• There is substantial support for the idea of enlarging existing windfarm sites among those who live close to them, particularly if the increase in the number of turbines involves the addition of no more than 50% of the existing number. A majority (54%) would support an expansion of their local windfarm by half the number of turbines again, while one in eleven is opposed (9%). Support drops somewhat if the proposal is to double the number of turbines. In this case, four in ten would be in favour (42%) and one in five (21%) would be opposed.

  • People living closest to the windfarms tend to be most positive about them (44% of those living within 5km say the windfarm has had a positive impact, compared with 16% of those living 10-20km away). They are also most supportive of expansion of the sites (65% of those in the 5km zone support 50% expansion, compared with 53% of those in the 10-20km zone).

  • Similarly, those who most frequently see the windfarms in their day-to-day lives tend to be most favourable towards them (33% of those who see the turbines all the time or frequently say the windfarms have had a positive impact on the area, while 18% of those who only see them occasionally say the same).

  • While many say that they feel that nuclear, coal and oil generation should be reduced, clear majorities favour increasing the proportion of electricity generated through wave (69%) and wind energy (82%).

  • ...few are dissatisfied with the consultation by the developer (11%), with most expressing neutral views.

*Lunatic*, n.
One whose delusions are out of fashion.
by DoDo on Sun Dec 11th, 2005 at 11:26:36 AM EST
[ Parent ]
There is the big fight over placement off the coast of Cape Cod as well as Long Island, even though the windmills will be several miles out to sea and will appear quite small on the horizon.

Yeah, this is how small:

...and this is in sunny weather with a teleobjective. (This is the Horns Rev off-shore park in Denmark.)

*Lunatic*, n.
One whose delusions are out of fashion.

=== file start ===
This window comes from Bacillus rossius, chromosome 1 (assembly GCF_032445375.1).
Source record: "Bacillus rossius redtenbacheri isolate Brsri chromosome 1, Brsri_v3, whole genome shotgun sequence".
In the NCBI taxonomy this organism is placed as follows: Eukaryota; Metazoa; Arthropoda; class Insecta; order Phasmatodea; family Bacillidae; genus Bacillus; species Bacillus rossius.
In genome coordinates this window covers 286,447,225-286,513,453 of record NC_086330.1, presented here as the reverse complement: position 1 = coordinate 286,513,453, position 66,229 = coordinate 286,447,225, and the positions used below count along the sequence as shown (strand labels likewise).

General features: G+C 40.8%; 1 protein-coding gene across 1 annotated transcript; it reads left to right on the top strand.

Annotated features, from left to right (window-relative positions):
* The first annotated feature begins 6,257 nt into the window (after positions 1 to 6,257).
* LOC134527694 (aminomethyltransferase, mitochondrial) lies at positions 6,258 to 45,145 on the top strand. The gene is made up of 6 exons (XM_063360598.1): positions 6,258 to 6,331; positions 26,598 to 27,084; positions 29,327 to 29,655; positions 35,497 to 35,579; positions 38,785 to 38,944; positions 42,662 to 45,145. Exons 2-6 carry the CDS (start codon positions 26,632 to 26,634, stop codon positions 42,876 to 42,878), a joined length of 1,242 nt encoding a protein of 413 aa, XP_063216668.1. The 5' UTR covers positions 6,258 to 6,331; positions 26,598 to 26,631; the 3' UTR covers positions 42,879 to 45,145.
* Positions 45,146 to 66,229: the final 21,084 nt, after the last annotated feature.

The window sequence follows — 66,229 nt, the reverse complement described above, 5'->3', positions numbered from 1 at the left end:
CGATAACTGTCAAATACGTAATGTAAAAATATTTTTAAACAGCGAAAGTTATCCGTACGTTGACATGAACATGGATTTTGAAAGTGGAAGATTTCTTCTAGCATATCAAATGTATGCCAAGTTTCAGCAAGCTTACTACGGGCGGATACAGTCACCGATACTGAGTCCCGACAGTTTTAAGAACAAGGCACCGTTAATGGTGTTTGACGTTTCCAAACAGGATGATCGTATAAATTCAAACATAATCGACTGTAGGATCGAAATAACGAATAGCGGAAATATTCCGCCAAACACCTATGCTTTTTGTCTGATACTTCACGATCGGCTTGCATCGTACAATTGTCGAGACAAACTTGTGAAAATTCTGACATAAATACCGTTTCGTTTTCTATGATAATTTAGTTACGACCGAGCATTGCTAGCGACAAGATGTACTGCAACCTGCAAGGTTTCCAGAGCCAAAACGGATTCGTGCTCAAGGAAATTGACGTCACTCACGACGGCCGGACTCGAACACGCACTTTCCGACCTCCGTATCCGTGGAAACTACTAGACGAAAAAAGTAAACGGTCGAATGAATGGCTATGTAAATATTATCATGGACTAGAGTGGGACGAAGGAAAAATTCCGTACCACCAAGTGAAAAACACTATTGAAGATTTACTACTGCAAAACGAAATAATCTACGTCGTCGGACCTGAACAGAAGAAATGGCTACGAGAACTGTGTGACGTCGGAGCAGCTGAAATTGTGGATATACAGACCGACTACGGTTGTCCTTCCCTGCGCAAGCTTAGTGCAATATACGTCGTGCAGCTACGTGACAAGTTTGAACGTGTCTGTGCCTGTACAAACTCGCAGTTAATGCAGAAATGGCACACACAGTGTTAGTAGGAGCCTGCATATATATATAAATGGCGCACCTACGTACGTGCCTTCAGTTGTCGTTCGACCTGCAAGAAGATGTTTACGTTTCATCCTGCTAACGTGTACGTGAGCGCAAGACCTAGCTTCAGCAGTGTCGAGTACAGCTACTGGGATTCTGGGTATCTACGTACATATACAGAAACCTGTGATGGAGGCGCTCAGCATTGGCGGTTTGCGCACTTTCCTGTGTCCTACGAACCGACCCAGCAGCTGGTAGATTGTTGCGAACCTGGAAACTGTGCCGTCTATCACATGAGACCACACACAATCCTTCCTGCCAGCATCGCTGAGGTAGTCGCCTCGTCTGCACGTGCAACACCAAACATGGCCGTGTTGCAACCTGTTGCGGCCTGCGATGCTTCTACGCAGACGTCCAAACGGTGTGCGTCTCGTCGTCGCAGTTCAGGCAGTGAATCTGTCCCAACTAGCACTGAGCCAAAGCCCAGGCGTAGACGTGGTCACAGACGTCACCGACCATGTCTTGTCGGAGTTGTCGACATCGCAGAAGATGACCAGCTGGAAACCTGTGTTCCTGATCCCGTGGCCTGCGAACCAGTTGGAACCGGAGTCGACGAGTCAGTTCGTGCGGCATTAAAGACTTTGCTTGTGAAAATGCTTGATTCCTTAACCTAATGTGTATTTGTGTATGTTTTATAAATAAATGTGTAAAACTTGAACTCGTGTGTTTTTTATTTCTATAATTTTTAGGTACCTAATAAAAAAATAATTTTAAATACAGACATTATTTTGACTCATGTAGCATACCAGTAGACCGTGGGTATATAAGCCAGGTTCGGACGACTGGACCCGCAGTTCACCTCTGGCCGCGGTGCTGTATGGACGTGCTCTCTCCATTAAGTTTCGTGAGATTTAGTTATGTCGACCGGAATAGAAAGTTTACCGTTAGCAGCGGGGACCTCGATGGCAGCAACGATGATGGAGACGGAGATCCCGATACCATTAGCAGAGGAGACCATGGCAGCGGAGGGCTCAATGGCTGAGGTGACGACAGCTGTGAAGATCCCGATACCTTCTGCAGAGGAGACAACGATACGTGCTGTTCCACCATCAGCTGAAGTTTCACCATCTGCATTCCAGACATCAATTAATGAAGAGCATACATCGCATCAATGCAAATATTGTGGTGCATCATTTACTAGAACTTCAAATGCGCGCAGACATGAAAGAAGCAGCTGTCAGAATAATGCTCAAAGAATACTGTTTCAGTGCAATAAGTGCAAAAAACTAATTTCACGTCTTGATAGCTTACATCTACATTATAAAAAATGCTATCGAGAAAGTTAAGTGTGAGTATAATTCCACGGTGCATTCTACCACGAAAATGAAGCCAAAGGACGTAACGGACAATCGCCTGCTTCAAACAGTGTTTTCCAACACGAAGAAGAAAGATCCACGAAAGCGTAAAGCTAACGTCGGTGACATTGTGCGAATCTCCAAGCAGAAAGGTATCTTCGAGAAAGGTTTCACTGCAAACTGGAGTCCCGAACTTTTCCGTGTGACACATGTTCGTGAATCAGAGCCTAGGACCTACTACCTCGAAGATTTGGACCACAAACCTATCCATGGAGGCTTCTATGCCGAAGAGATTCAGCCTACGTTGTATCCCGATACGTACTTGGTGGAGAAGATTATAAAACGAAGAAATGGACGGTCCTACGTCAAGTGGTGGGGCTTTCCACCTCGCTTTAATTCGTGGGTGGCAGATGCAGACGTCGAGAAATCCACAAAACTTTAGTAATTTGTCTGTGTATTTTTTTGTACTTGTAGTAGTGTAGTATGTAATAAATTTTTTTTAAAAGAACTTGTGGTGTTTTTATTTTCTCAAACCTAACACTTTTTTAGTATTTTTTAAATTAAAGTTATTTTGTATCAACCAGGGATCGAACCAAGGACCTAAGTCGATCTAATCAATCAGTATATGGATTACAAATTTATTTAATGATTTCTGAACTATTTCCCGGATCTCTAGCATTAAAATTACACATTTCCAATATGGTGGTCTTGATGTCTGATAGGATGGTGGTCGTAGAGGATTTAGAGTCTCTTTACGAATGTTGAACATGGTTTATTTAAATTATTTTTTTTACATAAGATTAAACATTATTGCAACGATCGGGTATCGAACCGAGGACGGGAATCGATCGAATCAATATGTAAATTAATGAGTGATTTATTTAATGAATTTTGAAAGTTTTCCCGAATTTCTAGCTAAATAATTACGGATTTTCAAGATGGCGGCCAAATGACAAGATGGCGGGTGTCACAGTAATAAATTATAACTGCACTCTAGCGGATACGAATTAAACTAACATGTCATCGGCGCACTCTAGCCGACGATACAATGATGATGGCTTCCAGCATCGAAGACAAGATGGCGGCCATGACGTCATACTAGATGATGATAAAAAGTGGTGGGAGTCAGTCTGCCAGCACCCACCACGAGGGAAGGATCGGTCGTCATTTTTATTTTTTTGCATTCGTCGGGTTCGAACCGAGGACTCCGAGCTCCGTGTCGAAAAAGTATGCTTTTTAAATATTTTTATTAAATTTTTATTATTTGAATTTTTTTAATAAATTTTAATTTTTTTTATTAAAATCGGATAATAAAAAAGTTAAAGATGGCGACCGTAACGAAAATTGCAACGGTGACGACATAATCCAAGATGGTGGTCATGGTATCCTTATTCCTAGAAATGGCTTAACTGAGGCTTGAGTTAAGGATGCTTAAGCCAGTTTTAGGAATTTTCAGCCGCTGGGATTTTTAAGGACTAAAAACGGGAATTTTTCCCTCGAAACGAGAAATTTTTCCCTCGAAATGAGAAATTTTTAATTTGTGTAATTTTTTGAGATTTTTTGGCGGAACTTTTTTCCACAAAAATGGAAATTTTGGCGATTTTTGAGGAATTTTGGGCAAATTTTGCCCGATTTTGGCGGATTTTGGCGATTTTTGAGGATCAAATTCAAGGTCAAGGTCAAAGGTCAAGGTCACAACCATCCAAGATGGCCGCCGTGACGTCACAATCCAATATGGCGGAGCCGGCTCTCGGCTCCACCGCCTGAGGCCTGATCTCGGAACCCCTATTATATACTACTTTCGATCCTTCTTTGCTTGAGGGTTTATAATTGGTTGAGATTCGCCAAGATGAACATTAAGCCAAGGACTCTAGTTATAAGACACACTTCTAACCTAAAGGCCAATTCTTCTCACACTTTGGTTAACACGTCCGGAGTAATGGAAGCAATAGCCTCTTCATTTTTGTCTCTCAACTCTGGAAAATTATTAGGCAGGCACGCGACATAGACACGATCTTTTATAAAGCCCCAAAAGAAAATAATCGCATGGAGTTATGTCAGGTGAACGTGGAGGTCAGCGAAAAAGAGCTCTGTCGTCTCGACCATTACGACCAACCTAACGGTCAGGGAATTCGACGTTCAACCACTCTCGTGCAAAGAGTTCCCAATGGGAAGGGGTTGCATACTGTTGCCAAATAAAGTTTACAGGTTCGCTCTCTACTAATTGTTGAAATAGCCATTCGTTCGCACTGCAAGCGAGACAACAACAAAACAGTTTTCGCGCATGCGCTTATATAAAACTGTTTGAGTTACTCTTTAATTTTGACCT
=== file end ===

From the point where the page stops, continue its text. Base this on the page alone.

by DoDo on Sun Dec 11th, 2005 at 11:31:31 AM EST
[ Parent ]
I realize that is taken with a teleobjective, but I could certainly see why someone might object to having their previously pristine ocean view changed to that. I do find a certain appeal in the sight of the turbines, but it is a clearly industrial landscape and my liking for it isn't really different from my fond memories of sitting in my undergrad library carrel staring out at the silhouette of a mothballed old power plant along a bay shore.
by MarekNYC on Sun Dec 11th, 2005 at 04:00:28 PM EST
[ Parent ]
NIMBY has been amazingly strong in France as well, and people have been using the most specious arguments against wind farms (it's "industrial". The promoters will make money. It's not enough to stop nuclear, so why bother? The mayor has bee nbought by promises of a few thousand euros of rent or taxes. It's ugly. etc...)

In the long run, we're all dead. John Maynard Keynes
by Jerome a Paris (etg@eurotrib.com) on Sun Dec 11th, 2005 at 12:30:21 PM EST
[ Parent ]
This is great news.  Thanks for the heads-up, Jerome.

Be nice to America. Or we'll bring democracy to your country.
by Drew J Jones (pedobear@pennstatefootball.com) on Sun Dec 11th, 2005 at 03:08:04 PM EST
Why can't they build huge wind farms so far out to see that they are invisible from the land. Cost? Violation of international waters? Anyway I assume its not feasible.

In the UK the anti-windfarm lobby dresses up its opposition as 'environmentalism' in a clever piece fo framing (the farmer-protection lobby uses the same trick). The noise is also raised as an objection.

Perhaps one way around this is micro-generation, can a small wind turbine and solar panel fuel my house - I watch TV alot and like listening to loud music.

by lemon on Mon Dec 12th, 2005 at 09:55:27 AM EST